The Prince of Wales said he was proud of engineering work during a visit to south Wales on Friday.
The Prince paid a visit to visit to Blackwood firm General Dynamics UK, which has been given the go-ahead to make more than 500 bespoke vehicles for the Ministry of Defence in a contract worth £3.5bn. He went on to give an impromptu speech at how the staff were doing a tremendous job.
The Prince said, “It's a wonderful demonstration of British and Welsh engineering and it's a great thing that this country has a remarkable track record of producing engineering talent.
“I've been so pleased to see what are unbelievably complex and sophisticated programmes and the fact that you are working with the army at such an early stage. I hope you feel proud at what you feel produce because it certainly makes me feel proud of what you've managed to do.”
As well as seeing prototypes of the new Scout vehicles, which are expected to come into force in the next decade and harbour some of the most sophisticated reconnaissance military technology in the world, the Prince also got to test out some military communication devices.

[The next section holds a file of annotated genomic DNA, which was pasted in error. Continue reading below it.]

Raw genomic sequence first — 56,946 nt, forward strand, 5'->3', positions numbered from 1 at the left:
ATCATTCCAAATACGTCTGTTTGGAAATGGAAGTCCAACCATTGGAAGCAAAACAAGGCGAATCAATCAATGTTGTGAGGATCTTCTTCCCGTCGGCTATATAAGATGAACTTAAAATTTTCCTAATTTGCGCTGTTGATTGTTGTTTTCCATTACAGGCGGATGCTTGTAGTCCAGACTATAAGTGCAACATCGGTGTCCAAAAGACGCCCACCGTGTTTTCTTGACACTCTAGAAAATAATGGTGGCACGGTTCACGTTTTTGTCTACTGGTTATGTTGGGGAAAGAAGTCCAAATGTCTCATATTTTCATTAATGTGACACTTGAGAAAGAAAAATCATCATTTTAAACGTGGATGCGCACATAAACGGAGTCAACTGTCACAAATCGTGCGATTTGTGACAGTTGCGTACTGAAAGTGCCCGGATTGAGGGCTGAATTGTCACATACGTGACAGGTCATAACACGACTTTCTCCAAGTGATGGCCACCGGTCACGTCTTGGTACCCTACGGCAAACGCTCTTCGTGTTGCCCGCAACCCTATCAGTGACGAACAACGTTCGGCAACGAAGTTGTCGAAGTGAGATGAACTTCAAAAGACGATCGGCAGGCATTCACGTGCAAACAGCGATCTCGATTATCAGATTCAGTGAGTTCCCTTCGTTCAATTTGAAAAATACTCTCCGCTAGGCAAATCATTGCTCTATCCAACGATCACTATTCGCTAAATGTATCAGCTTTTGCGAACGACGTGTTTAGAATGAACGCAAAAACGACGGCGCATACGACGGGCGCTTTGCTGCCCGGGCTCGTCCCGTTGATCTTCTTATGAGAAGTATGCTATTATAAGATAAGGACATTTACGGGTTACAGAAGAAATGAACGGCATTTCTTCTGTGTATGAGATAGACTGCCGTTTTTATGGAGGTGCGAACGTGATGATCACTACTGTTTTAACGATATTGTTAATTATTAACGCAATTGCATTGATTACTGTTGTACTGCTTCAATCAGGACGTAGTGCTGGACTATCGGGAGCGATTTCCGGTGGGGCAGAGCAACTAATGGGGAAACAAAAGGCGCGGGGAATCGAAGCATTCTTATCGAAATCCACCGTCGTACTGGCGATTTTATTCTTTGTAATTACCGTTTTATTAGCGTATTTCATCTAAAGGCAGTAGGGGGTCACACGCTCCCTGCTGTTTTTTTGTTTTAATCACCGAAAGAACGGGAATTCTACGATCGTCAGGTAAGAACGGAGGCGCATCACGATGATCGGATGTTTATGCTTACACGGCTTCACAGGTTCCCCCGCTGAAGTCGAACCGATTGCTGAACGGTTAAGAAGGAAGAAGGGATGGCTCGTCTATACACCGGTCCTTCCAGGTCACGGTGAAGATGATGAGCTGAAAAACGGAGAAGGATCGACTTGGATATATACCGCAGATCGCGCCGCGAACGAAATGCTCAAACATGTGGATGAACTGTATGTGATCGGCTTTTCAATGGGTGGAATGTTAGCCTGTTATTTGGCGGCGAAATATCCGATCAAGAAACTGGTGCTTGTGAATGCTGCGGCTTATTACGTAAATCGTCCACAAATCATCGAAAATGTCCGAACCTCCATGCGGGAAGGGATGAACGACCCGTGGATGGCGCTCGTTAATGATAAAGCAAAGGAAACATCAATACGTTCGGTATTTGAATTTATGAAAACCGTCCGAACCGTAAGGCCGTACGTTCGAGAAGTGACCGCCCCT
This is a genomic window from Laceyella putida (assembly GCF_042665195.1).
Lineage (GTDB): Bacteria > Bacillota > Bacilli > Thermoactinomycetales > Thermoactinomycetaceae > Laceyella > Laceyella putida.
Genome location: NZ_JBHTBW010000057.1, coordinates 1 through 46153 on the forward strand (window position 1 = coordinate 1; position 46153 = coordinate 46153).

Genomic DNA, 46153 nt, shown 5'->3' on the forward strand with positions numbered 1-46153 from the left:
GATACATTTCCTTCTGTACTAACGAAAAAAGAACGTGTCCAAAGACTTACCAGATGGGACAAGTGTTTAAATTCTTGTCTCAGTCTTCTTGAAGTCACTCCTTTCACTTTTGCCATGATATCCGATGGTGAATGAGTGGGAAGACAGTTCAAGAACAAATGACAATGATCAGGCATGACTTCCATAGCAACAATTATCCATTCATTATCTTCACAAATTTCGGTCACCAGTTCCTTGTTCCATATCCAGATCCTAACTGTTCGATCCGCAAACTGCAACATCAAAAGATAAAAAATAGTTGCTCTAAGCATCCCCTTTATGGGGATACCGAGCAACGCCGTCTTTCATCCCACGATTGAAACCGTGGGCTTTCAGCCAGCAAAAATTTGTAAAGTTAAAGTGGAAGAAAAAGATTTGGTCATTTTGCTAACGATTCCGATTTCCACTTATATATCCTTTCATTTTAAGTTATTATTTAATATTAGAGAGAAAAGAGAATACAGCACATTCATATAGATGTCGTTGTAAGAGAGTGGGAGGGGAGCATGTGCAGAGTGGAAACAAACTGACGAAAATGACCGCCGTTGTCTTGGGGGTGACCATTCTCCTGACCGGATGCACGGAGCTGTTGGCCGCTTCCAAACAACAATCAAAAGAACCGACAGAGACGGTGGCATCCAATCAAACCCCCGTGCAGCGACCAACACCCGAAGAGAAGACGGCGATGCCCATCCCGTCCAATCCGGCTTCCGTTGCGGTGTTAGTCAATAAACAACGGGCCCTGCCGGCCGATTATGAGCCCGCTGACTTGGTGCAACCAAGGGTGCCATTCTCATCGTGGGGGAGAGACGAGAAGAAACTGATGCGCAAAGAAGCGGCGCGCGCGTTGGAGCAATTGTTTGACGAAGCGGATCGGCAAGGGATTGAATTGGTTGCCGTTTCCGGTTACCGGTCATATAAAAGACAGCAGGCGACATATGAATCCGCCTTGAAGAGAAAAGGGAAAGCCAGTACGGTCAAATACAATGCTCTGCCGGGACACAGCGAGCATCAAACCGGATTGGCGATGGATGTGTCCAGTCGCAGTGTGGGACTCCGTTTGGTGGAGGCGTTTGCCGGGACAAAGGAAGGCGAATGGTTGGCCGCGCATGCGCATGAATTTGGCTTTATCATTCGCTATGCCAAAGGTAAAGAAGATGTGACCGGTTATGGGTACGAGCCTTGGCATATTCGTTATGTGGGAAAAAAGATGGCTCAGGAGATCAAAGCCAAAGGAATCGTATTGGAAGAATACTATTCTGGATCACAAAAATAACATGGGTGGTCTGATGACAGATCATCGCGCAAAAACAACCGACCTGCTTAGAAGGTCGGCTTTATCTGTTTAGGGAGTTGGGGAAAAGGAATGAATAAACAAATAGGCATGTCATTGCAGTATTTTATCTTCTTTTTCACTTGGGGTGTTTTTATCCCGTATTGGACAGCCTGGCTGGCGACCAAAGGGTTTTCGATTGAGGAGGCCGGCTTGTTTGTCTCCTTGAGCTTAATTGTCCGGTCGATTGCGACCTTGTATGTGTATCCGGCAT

He also praised experts at General Dynamics, who have managed to combine the Bowman communications system with a state-of-the-art sniper detection device called Boomerang.
Although the system has yet to be used by UK forces, if rolled out if would sniff out hidden gunmen and display their exact position on a map. General Dynamics project manager Chris Coleman, 31, said the Prince appeared genuinely impressed with the tech on display.
Coleman added: “The Scout vehicles hold some of the most sophisticated technology in the world and His Highness asked a lot of questions about them. You could tell he knew his stuff and had a real passion for engineering, too.”
A couple of weeks ago, whilst on a visit to Scotland, the Prince took control of a robot and guided the machine through an obstacle course at an event to mark National Women in Engineering Day.
On that occasion, Prince Charles arrived in Edinburgh on the Royal Train and was taken to Selex ES, one of Scotland’s major engineering firms, where he was soon at the helms of a 'rampaging chariot'. He guided the robot around a short obstacle course without knocking down a single object, being cheered by the engineering staff.
The Prince, known as the Duke of Rothesay when in Scotland, has been championing engineering as a career and has launched his own engineering centre at Dumfries House in East Ayrshire, which aims to boost science, technology, engineering and maths subjects among schoolchildren.